• Japanese Encephalitis: Doctors Discuss Vaccine Shortage and Price
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  • There is no shortage when it comes to the Japanese encephalitis (JE) vaccine, says Sanofi Pasteur during a press conference held today, September 13, at the Dusit Thani Hotel. International pharmaceutical company Sanofi Pasteur is the only licensed manufacturer of the JE vaccine in the Philippines.

    “There's no scarcity [of the JE vaccine],” says Jervin B. Papelleras, the country regulatory affairs head of Sanofi in the Philippines. “There's a regular supply. But it just so happens there is an increase in demand. We're trying to address that issue.”

    SmartParenting.com.ph then later asked Sanofi to clarify how it was addressing the supply issue. Papelleras replied, “We are adjusting our supply requirement and coordinating closely with our production to close the gap at the soonest time possible.”

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    Dr. Sally Gatchalian, vice president of the Philippine Pediatric Society (PPS) who was part of the expert panel at the event, added, “We have the vaccines available already. Ako personally, I have the vaccine in the clinic.” 

    Dr. Gatchalian also addressed the alleged price hike of the JE vaccine. “As far as I know, pediatricians do not change the cost of the vaccines only because there is high demand. Hindi naman po ito parang isang commodity. Our price is actually consistent and constant. Whether there is a demand, there is no demand, the vaccine costs the same.”

    Last May, Smart Parenting asked several pediatricians for the cost of the vaccine at their clinics. The average price ranged at P3,000.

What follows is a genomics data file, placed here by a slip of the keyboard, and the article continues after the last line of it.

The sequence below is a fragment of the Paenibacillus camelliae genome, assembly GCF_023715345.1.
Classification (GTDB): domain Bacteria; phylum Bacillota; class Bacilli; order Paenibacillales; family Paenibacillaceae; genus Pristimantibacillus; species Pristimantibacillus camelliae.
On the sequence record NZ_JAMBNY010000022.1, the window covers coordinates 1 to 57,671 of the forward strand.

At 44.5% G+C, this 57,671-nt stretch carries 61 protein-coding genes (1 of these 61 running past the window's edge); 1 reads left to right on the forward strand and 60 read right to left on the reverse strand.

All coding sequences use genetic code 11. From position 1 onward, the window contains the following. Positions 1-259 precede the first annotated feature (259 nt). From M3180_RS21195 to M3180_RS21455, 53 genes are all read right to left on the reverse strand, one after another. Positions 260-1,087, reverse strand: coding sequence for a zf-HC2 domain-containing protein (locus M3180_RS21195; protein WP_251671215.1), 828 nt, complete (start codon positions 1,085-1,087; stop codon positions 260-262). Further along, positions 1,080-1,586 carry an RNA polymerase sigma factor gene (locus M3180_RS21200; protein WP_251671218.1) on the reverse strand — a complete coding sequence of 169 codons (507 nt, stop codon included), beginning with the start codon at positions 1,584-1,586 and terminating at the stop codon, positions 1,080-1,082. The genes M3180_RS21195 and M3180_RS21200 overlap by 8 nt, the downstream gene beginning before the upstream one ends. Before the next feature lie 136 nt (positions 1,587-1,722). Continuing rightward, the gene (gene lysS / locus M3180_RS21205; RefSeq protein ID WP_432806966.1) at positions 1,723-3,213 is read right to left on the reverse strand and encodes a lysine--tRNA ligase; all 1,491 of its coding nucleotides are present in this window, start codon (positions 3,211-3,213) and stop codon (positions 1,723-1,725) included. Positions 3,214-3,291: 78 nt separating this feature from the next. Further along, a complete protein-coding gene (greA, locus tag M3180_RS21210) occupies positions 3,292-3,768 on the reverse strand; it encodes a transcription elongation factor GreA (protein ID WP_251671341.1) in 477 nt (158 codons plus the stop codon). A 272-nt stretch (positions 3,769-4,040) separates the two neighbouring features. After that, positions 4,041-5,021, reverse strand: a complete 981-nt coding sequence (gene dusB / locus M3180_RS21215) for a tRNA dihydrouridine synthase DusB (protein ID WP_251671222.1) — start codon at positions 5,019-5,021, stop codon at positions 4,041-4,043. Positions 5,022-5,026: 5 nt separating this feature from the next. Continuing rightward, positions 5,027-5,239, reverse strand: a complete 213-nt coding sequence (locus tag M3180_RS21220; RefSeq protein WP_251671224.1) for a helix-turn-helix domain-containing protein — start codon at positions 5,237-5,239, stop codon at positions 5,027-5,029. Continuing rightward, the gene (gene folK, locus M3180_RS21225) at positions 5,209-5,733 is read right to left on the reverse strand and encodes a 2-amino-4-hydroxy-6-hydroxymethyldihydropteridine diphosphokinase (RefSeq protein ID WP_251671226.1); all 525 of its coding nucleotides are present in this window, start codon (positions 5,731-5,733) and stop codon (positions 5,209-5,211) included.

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    On the issue of overpricing, Sanofi does not determine the selling price of the vaccine at clinics and hospitals. Papelleras explains, “Every point of the distribution level, may pricing kasi ‘yan. So there’s a charge for the distributor, then charge ng distributor to the doctor, then the doctor charges his or her patient, and that’s where the range of the prices come from. May iba’t ibang prices ‘yan from the source down the line sa patient. Every distribution point, nagkakaroon ng dagdag.” 

    Papelleras adds, however, Sanofi will review its manufacturing price to help ease the reported overpricing. The company is licensed to manufacture the vaccine, but not to distribute it. In the Philippines, the authorized distributor of the JE vaccine is Zuellig Pharma Corporation. 

    The cost of the JE vaccine is currently not regulated by any governing body, which opens the opportunity for overpricing. In the Philippines, the Maximum Drug Retail Price law makes sure that essential drugs are sold at a constant, reasonable price. These drugs are listed under the Government Mediated Access Program. The JE vaccine has yet to be included in this list.   

    However, the Department of Health (DOH) is currently working on including the JE vaccine in the national immunization program by 2018, which will make it more readily available and less costly to acquire. 

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    Other issues addressed at the press conference: